Seniors helping seniors age in place, fight loneliness

Clackamas County

Clackamas County volunteers say helping fellow seniors is their reason to get up every morning

CLACKAMAS COUNTY, Ore. (KOIN) — “I take her wherever we need to go,” Ellen Morgan says as she drives to a retirement community in Milwaukie. This is her weekly appointment to pick up Arlene and help her run errands, part of Clackamas County’s Senior Companion Program.

At its core, the program is about seniors helping seniors. Volunteers have to be at least 55 years old (though many, including Morgan, are older), with a limited income (about $2,200 a month or less), and have to be able to help clients get to appointments and other services.

The program has been around for more than 30 years. Morgan is the third generation of her family to volunteer.

“My grandma did it, then my aunt started doing it, my mother does it and now I do it,” she said.

In fact her mother, Carol Briney is still doing it, even at 87.

“I was just sitting on my couch getting old when I started this.”

Carol briney, volunteer
Carol Briney (left) and her daughter Ellen Morgan volunteer with Clackamas County’s Senior Companions Program (Hannah Ray Lambert).

“It’s great for me. Gives me something to do. It helps me more than it helps them,” Briney said. “I was just sitting on my couch getting old when I started this.”

The woman who trained Briney retired from volunteering at 93 and completed the circle by becoming a client herself. Some of Briney’s clients are significantly younger than her, though. One 65-year-old woman used to feel guilty having Briney push her around in a wheelchair. But Briney calls this the “best job you could ever have” and says everyone she works with is so kind.

“Never have I had a job where I’ve been so appreciated,” she said.

“I need them. That’s my reason to get up out of bed, my reason to get dressed.”

Ellen Morgan, volunteer

Helping house-bound seniors run errands is a crucial part of the job, but Volunteer Connection program coordinator Lois Orner said the volunteers’ work combating loneliness is just as important.

“It’s immeasurable, what it means for people,” Orner said. “In order to age in place … you have to be in relationship with other people, and the kind of support that companions provide is really powerful.”

It goes both ways. Morgan said her clients are like family.

“I need them,” she said. “That’s my reason to get up out of bed, my reason to get dressed.”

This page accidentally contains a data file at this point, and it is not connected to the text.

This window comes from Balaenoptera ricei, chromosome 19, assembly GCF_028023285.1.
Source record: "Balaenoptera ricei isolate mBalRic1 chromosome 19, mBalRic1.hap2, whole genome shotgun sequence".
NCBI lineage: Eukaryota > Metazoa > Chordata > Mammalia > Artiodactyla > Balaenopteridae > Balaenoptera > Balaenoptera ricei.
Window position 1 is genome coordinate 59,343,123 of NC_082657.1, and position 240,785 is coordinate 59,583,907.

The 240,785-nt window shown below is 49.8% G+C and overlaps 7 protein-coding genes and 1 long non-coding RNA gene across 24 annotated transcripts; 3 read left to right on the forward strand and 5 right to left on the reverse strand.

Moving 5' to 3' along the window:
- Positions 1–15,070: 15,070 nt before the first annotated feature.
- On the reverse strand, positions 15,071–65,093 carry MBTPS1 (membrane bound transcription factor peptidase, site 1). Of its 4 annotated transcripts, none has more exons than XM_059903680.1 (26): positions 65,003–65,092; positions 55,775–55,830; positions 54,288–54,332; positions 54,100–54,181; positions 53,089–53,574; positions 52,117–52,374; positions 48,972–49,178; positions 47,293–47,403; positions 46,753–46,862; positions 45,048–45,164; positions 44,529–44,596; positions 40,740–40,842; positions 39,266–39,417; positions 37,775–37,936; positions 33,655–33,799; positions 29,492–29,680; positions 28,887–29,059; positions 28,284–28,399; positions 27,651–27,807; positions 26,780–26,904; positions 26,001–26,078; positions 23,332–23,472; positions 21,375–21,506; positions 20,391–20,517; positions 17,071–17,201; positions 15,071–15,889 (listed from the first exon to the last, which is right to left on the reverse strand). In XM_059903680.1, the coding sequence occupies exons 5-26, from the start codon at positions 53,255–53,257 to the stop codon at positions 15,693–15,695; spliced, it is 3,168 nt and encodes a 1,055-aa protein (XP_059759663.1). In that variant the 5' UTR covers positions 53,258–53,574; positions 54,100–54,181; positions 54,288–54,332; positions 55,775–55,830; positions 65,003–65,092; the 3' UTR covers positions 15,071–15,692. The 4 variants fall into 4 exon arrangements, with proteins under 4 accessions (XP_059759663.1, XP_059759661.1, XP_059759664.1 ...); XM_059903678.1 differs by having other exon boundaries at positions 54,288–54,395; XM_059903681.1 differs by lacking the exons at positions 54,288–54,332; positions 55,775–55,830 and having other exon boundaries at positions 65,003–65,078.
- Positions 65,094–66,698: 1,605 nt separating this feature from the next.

She takes one woman out to breakfast twice a week so she doesn’t have to stay home alone all day. She laughs with Arlene while helping her pick out birthday cards at the Dollar Tree. She plays pinochle with Arlene’s husband Larry, another one of her clients.

Coincidentally, Arlene used to volunteer for a similar program when she lived in Montana. After the couple moved back to Oregon, she started looking for a similar program, but this time to enroll as a client since health problems had made it so neither one of them could drive anymore.

Morgan helps Arlene check her calendar and appointments (Hannah Ray Lambert)

“I said to Larry, if they had it in Montana, our little town in Montana, there’s gotta be a senior companion program here,” she said.

Arlene and Larry were lucky, though; Clackamas County’s program is one of just four in the entire state. There’s also a waiting list for prospective clients.

“The need is many many times our capacity in the program,” Orner said.

Two dozen companions serve around 100 clients across the county, as far away as Welches, but often clustered in cities like Canby, Lake Oswego, Molalla and Oregon City. Volunteers do get a small, non-taxable stipend, and they are reimbursed for mileage, Orner said. The funding caps out around 30 volunteers, so they have room for more, but not a ton. As a government agency, they also aren’t set up to accept donations, but they are working on a grant to provide similar services without a limit on the number of volunteers.

If you’re interested in becoming a Senior Companion, learn more here.

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